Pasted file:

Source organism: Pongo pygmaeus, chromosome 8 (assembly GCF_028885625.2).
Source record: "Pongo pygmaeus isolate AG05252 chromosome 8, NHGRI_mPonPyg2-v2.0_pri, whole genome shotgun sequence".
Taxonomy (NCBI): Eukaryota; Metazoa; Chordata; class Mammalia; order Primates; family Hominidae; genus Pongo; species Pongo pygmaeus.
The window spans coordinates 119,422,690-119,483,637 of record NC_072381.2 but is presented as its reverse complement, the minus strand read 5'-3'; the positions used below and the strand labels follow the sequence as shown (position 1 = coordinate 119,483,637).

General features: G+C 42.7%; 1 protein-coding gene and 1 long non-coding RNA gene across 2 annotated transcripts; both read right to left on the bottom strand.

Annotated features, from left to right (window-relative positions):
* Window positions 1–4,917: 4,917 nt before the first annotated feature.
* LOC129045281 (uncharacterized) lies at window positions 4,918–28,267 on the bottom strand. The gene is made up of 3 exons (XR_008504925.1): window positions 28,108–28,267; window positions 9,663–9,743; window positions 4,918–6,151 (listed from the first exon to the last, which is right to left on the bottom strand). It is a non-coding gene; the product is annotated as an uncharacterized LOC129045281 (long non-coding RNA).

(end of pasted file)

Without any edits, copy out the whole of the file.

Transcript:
Source organism: Pongo pygmaeus, chromosome 8 (assembly GCF_028885625.2).
Source record: "Pongo pygmaeus isolate AG05252 chromosome 8, NHGRI_mPonPyg2-v2.0_pri, whole genome shotgun sequence".
Taxonomy (NCBI): Eukaryota; Metazoa; Chordata; class Mammalia; order Primates; family Hominidae; genus Pongo; species Pongo pygmaeus.
The window spans coordinates 119,422,690-119,483,637 of record NC_072381.2 but is presented as its reverse complement, the minus strand read 5'-3'; the positions used below and the strand labels follow the sequence as shown (position 1 = coordinate 119,483,637).

General features: G+C 42.7%; 1 protein-coding gene and 1 long non-coding RNA gene across 2 annotated transcripts; both read right to left on the bottom strand.

Annotated features, from left to right (window-relative positions):
* Window positions 1–4,917: 4,917 nt before the first annotated feature.
* LOC129045281 (uncharacterized) lies at window positions 4,918–28,267 on the bottom strand. The gene is made up of 3 exons (XR_008504925.1): window positions 28,108–28,267; window positions 9,663–9,743; window positions 4,918–6,151 (listed from the first exon to the last, which is right to left on the bottom strand). It is a non-coding gene; the product is annotated as an uncharacterized LOC129045281 (long non-coding RNA).